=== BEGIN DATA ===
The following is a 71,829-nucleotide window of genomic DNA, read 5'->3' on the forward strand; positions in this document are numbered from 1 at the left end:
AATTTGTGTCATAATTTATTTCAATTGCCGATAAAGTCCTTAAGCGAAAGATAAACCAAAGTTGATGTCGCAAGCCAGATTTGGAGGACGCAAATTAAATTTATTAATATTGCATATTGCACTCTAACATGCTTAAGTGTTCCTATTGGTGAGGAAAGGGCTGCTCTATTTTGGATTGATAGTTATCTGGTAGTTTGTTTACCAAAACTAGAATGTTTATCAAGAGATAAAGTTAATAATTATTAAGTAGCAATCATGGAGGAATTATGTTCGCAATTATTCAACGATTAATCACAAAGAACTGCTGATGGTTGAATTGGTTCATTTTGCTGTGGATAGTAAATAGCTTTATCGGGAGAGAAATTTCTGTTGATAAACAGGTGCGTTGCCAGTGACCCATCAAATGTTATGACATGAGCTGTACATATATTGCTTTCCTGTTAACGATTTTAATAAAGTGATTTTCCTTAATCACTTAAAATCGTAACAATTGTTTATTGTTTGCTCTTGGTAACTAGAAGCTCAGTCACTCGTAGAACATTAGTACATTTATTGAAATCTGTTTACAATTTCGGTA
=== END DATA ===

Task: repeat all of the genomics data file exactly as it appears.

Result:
The following is a 71,829-nucleotide window of genomic DNA, read 5'->3' on the forward strand; positions in this document are numbered from 1 at the left end:
AATTTGTGTCATAATTTATTTCAATTGCCGATAAAGTCCTTAAGCGAAAGATAAACCAAAGTTGATGTCGCAAGCCAGATTTGGAGGACGCAAATTAAATTTATTAATATTGCATATTGCACTCTAACATGCTTAAGTGTTCCTATTGGTGAGGAAAGGGCTGCTCTATTTTGGATTGATAGTTATCTGGTAGTTTGTTTACCAAAACTAGAATGTTTATCAAGAGATAAAGTTAATAATTATTAAGTAGCAATCATGGAGGAATTATGTTCGCAATTATTCAACGATTAATCACAAAGAACTGCTGATGGTTGAATTGGTTCATTTTGCTGTGGATAGTAAATAGCTTTATCGGGAGAGAAATTTCTGTTGATAAACAGGTGCGTTGCCAGTGACCCATCAAATGTTATGACATGAGCTGTACATATATTGCTTTCCTGTTAACGATTTTAATAAAGTGATTTTCCTTAATCACTTAAAATCGTAACAATTGTTTATTGTTTGCTCTTGGTAACTAGAAGCTCAGTCACTCGTAGAACATTAGTACATTTATTGAAATCTGTTTACAATTTCGGTA